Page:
Connectivity, or full visibility, is achieved in fully digitized supply chains, even leveraging a âcontrol towerâ model, where companies have control centers to manage their supply chains. The setup resembles an airport control tower with flashing screens with continuous updates on raw and finished materials, orders, and production levels at manufacturing sites. Whether you own this control tower or have a third party manage it for you, this model offers full local visibility, even of global supply chains, which speeds up reaction times if something goes wrong. This visibility is essential to ensure that businesses react quickly to avoid being adversely affected. But with digitization there is also a cyber risk, so security must be firmly considered in a resilient supply chain strategy. The data from full digitization has deep tactical and strategic value, so defining a clear assessment model is essential.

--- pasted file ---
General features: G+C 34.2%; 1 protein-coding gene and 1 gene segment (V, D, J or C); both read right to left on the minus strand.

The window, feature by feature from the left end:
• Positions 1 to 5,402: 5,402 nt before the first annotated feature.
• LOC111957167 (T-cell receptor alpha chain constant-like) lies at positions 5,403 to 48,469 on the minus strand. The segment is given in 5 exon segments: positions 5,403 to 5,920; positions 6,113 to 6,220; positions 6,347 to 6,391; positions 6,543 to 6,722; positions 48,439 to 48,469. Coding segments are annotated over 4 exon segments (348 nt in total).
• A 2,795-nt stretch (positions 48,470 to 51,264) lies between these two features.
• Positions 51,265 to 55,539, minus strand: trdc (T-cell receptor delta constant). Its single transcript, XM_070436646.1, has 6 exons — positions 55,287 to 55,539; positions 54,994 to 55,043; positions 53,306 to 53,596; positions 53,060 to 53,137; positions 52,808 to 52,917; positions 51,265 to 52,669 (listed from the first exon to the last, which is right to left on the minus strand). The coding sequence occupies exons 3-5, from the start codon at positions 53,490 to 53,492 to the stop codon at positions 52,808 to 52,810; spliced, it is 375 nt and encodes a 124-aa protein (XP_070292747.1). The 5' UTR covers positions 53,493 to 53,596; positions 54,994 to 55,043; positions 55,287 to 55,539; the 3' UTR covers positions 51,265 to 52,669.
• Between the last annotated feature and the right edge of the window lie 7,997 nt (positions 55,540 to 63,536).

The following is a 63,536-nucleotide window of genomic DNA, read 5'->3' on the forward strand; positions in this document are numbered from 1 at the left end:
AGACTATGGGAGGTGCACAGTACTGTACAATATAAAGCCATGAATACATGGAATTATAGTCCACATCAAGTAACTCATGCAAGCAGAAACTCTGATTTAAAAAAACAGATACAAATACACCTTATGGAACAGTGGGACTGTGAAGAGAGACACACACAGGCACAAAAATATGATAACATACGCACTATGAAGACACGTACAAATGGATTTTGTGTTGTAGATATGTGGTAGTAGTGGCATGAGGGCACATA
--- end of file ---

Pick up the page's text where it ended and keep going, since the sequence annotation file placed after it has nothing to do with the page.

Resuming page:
The use of data analytics is essential for resilience as it provides insight into the supply chain and enables teams to build forecasting, scenario planning and early warning systems. As the pandemic evolves, the use of continuous scenario simulation ensures that supply chains are clear on next steps in a number of different situations.
Finally, by empowering teams to solve problems wherever they are, we build corporate cultures that decentralize decision-making. Field teams decide how to handle a situation while feeding data back into a central control, helping a business understand and quickly manage crises.
Ian Terblanche is Strategic Sales & Channel Director at Sigfox